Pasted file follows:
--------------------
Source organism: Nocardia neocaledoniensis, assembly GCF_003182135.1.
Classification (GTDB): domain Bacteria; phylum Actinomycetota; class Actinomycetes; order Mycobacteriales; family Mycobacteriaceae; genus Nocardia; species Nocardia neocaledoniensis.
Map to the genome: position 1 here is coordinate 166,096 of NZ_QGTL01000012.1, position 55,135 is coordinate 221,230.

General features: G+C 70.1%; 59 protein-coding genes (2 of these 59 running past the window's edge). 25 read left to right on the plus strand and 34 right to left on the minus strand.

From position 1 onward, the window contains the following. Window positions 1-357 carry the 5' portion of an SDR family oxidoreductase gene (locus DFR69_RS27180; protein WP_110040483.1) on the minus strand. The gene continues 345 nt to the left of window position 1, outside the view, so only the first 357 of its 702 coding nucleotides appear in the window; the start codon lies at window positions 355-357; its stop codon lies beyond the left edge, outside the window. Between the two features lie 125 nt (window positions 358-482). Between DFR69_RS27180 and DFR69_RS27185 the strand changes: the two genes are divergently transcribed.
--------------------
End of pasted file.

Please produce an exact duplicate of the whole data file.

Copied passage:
Source organism: Nocardia neocaledoniensis, assembly GCF_003182135.1.
Classification (GTDB): domain Bacteria; phylum Actinomycetota; class Actinomycetes; order Mycobacteriales; family Mycobacteriaceae; genus Nocardia; species Nocardia neocaledoniensis.
Map to the genome: position 1 here is coordinate 166,096 of NZ_QGTL01000012.1, position 55,135 is coordinate 221,230.

General features: G+C 70.1%; 59 protein-coding genes (2 of these 59 running past the window's edge). 25 read left to right on the plus strand and 34 right to left on the minus strand.

From position 1 onward, the window contains the following. Window positions 1-357 carry the 5' portion of an SDR family oxidoreductase gene (locus DFR69_RS27180; protein WP_110040483.1) on the minus strand. The gene continues 345 nt to the left of window position 1, outside the view, so only the first 357 of its 702 coding nucleotides appear in the window; the start codon lies at window positions 355-357; its stop codon lies beyond the left edge, outside the window. Between the two features lie 125 nt (window positions 358-482). Between DFR69_RS27180 and DFR69_RS27185 the strand changes: the two genes are divergently transcribed.